Cardiology Tests at Washington Township Medical Foundation
Washington Township Medical Foundation facilitates a number of advanced
diagnostics, including nuclear cardiology tests. These tests are a safe
way to obtain images of the heart that allow your doctor to receive vital
information about your heart function and health. On this page, learn
how nuclear cardiology testing works and what to expect during your appointment.
How Nuclear Cardiology Tests Work
Nuclear cardiology tests involve a tiny amount of radioactive tracer or
“radionuclide” injected into a vein. The radioactive dye goes
through your bloodstream and is picked up by your heart. A specialized
gamma camera is then able to capture both images and films of the heart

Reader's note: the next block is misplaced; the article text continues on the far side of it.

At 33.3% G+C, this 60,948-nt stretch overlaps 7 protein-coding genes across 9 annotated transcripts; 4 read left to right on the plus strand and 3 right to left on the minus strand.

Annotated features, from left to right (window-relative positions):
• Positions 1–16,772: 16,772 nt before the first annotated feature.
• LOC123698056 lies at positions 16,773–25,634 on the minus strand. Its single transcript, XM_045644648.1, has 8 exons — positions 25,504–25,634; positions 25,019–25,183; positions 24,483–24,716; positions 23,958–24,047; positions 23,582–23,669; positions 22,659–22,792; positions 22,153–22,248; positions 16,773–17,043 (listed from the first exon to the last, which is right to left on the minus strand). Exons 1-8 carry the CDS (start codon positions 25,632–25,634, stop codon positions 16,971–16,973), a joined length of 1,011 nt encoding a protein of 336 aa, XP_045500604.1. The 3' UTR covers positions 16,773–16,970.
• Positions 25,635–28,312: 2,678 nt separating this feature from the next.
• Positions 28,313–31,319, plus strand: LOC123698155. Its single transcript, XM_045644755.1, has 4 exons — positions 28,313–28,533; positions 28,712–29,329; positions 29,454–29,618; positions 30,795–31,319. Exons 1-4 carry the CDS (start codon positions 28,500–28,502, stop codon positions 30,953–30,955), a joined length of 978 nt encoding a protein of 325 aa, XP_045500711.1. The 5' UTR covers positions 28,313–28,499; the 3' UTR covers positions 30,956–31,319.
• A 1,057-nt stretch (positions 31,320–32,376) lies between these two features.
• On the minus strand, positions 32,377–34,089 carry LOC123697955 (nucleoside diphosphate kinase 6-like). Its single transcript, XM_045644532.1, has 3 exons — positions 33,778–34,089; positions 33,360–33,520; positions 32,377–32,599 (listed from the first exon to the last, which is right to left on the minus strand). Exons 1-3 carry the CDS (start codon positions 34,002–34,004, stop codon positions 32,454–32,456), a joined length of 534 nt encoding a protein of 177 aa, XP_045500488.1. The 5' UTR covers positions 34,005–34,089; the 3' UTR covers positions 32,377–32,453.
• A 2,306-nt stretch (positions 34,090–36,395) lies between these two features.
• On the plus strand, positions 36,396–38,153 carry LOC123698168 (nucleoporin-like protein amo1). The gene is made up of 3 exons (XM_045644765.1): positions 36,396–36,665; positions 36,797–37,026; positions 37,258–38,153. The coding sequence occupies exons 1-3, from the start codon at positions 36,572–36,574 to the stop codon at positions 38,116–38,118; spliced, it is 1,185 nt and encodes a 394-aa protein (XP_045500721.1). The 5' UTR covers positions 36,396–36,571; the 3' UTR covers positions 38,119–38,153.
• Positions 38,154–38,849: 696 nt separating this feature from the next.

during a series of tests, including exercise or medication-induced stress
tests and then a period of rest. These images demonstrate blood flow in
your heart and rest and while undergoing exertion. Images depict places
where blood flow in your heart is low or where muscles are damaged.
What Is the Purpose of Nuclear Stress Testing?
If your doctor at Washington Township Medical Foundation recommends that
you undergo a nuclear stress test, it could be to:
Learn about your heart’s size, shape, and function – Is your heart enlarged? How well is it functioning? Is muscle
damage affecting blood flow to your heart? These are questions that the
results of a nuclear test may be able to answer.
Identify heart disease – Your doctor can use the results of a nuclear test to diagnose
coronary artery disease.
Determine the best course of treatment for your condition – The results of your test can guide treatment decisions including
whether or not medications, heart catheterization, angioplasty, bypass
surgery, and / or stents are likely to help your condition. These results
can also point to answers such as whether or not lifestyle changes involving
nutrition and exercise are likely to make a difference in blood flow.